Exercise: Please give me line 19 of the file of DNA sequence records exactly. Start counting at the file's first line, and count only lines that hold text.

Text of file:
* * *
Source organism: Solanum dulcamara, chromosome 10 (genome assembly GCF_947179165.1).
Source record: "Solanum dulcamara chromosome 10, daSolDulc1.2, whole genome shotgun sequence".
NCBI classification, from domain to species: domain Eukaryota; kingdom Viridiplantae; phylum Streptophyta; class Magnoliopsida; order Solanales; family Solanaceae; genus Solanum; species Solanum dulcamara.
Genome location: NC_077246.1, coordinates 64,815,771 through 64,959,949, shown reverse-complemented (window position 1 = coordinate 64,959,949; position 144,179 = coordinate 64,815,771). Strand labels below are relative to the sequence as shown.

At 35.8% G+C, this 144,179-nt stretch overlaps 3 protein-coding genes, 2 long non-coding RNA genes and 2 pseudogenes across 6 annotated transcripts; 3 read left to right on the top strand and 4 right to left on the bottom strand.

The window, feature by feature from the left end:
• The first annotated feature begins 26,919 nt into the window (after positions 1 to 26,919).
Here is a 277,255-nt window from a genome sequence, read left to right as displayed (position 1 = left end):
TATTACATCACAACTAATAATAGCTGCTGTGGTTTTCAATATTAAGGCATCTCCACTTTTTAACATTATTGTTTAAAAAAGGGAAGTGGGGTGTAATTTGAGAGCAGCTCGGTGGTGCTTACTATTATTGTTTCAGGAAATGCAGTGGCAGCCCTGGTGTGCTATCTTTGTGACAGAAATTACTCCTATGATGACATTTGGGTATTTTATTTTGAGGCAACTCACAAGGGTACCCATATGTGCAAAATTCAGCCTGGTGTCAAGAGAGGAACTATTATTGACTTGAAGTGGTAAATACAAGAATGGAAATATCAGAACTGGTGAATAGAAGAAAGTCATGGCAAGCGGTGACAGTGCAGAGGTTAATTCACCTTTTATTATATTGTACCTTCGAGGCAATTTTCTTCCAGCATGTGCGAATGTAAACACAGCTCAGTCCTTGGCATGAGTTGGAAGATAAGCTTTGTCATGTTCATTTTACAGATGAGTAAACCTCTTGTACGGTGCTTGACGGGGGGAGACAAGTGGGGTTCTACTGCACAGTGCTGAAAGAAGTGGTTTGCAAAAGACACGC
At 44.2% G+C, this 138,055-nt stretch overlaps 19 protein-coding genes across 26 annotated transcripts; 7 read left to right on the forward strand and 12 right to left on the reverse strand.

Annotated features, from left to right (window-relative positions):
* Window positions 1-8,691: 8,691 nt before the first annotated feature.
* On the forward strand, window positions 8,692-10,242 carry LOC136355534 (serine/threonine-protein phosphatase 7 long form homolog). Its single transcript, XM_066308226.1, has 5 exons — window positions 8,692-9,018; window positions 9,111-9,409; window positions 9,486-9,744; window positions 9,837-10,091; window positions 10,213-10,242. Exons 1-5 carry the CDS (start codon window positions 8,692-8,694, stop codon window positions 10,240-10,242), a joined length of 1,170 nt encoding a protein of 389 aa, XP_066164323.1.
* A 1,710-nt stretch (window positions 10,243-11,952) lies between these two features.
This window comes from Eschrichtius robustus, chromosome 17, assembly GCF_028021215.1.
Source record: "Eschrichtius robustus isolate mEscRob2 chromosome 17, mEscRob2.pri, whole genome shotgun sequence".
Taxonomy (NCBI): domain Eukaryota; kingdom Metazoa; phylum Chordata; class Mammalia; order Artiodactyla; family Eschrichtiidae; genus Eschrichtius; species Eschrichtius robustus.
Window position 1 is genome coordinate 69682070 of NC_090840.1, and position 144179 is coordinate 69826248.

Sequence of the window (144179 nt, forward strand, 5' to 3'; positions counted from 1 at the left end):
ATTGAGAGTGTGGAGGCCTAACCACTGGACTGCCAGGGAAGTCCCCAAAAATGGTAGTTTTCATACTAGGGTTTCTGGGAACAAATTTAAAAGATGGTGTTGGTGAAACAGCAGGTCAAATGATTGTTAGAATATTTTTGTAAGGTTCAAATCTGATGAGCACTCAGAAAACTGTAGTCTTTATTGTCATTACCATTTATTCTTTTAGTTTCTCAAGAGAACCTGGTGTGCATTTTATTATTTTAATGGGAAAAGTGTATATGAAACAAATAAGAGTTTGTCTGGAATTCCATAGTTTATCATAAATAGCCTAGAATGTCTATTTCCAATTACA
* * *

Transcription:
Sequence of the window (144179 nt, forward strand, 5' to 3'; positions counted from 1 at the left end):